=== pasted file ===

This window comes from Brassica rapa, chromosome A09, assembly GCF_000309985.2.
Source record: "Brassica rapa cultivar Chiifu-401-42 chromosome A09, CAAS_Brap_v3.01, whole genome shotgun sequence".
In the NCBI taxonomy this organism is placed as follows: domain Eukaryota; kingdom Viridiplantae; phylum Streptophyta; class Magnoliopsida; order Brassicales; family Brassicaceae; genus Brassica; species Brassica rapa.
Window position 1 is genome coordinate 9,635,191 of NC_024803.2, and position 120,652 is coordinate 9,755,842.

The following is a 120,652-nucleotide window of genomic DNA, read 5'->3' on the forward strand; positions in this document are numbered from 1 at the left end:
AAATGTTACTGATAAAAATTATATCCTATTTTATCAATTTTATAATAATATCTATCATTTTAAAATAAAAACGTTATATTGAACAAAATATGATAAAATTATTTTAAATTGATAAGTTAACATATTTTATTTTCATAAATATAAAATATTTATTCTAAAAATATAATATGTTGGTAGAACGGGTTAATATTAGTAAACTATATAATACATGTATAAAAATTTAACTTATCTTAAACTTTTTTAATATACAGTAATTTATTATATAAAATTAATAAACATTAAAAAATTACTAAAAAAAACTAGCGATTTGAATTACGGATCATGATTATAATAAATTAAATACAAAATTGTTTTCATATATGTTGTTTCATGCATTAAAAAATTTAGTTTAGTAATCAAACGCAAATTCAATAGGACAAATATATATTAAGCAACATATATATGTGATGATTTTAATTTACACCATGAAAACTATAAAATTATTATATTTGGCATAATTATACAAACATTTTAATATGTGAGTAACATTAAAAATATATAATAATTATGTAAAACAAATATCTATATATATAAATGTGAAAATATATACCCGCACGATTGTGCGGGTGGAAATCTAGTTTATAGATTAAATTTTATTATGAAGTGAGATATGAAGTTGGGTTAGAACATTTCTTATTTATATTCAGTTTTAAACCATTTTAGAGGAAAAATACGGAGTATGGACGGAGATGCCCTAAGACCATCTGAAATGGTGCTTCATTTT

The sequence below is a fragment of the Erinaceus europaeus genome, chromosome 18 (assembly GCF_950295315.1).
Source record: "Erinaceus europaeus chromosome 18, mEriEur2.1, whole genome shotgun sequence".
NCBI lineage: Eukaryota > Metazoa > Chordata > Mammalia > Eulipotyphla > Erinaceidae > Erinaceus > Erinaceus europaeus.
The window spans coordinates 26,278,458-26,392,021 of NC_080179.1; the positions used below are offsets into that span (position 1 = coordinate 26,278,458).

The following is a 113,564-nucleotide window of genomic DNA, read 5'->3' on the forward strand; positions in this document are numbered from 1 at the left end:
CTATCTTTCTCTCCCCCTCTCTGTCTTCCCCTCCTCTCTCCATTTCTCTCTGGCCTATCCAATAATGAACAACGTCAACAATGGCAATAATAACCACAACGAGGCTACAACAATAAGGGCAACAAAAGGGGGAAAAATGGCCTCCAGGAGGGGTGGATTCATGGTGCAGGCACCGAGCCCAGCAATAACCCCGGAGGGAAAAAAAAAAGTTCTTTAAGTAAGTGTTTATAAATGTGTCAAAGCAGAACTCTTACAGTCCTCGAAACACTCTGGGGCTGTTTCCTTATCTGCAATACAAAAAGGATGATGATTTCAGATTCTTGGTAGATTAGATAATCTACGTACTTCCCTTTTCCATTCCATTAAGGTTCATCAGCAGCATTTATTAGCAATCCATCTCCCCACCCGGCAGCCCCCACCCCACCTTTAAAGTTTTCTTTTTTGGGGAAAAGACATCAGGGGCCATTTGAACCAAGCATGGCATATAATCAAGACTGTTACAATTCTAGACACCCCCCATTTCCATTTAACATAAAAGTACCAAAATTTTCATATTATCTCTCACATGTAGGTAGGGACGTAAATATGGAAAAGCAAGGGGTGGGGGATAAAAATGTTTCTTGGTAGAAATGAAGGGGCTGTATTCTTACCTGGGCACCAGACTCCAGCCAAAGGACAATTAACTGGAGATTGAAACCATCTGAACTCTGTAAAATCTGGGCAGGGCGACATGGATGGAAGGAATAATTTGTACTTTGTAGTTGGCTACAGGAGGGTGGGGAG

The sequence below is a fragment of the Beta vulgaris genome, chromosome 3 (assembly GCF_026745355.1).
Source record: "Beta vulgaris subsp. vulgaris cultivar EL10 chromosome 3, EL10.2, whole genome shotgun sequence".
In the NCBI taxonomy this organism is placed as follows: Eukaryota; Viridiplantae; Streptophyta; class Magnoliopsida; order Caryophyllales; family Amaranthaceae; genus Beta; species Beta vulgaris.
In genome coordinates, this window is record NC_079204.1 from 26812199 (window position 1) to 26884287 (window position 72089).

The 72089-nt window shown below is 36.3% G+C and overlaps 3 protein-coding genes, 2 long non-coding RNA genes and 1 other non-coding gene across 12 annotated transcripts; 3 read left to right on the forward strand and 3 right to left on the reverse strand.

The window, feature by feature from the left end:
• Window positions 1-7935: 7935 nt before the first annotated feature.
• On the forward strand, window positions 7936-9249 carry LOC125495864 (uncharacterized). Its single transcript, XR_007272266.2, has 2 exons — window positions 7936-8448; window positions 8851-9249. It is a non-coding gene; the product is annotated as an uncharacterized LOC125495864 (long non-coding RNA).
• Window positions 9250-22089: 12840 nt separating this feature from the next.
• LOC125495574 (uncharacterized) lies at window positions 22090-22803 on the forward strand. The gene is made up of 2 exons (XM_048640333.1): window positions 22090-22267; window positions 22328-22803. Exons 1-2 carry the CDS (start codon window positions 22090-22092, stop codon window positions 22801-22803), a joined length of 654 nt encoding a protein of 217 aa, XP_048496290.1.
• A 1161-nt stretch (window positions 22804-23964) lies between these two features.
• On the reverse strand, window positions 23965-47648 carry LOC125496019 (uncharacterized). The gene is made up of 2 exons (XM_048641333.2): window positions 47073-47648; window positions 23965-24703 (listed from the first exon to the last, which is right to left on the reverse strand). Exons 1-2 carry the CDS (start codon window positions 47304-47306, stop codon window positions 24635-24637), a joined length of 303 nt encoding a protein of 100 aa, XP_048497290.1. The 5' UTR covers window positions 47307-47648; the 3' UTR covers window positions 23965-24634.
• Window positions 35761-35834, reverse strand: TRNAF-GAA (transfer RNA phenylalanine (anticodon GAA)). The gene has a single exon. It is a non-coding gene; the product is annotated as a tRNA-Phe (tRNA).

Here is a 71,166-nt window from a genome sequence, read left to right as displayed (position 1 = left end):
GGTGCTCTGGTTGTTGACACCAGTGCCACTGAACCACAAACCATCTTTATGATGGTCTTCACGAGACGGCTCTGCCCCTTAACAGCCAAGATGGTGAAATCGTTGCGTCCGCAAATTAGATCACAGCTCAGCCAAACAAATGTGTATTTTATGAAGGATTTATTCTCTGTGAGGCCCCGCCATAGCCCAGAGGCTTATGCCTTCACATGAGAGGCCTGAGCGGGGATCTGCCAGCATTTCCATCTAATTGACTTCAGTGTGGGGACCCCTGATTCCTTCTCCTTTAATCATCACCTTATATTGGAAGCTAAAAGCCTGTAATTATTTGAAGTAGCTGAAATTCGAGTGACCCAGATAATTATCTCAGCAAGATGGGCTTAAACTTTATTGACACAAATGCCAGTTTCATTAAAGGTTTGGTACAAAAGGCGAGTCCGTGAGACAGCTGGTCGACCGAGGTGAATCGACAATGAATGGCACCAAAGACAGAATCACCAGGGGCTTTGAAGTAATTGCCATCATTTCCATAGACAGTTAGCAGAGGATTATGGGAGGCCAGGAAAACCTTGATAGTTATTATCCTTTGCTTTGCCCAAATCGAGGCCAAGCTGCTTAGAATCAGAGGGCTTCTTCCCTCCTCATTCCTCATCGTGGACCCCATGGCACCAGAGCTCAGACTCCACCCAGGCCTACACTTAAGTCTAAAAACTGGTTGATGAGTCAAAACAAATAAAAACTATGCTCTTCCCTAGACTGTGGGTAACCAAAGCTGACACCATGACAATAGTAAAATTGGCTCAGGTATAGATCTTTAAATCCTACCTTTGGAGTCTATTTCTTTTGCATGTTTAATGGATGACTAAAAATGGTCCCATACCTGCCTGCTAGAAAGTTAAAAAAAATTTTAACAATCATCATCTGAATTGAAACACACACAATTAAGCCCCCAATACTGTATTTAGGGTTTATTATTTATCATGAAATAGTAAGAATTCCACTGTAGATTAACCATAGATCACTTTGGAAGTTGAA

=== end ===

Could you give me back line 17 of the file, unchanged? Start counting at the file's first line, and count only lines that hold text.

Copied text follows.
The 72089-nt window shown below is 36.3% G+C and overlaps 3 protein-coding genes, 2 long non-coding RNA genes and 1 other non-coding gene across 12 annotated transcripts; 3 read left to right on the forward strand and 3 right to left on the reverse strand.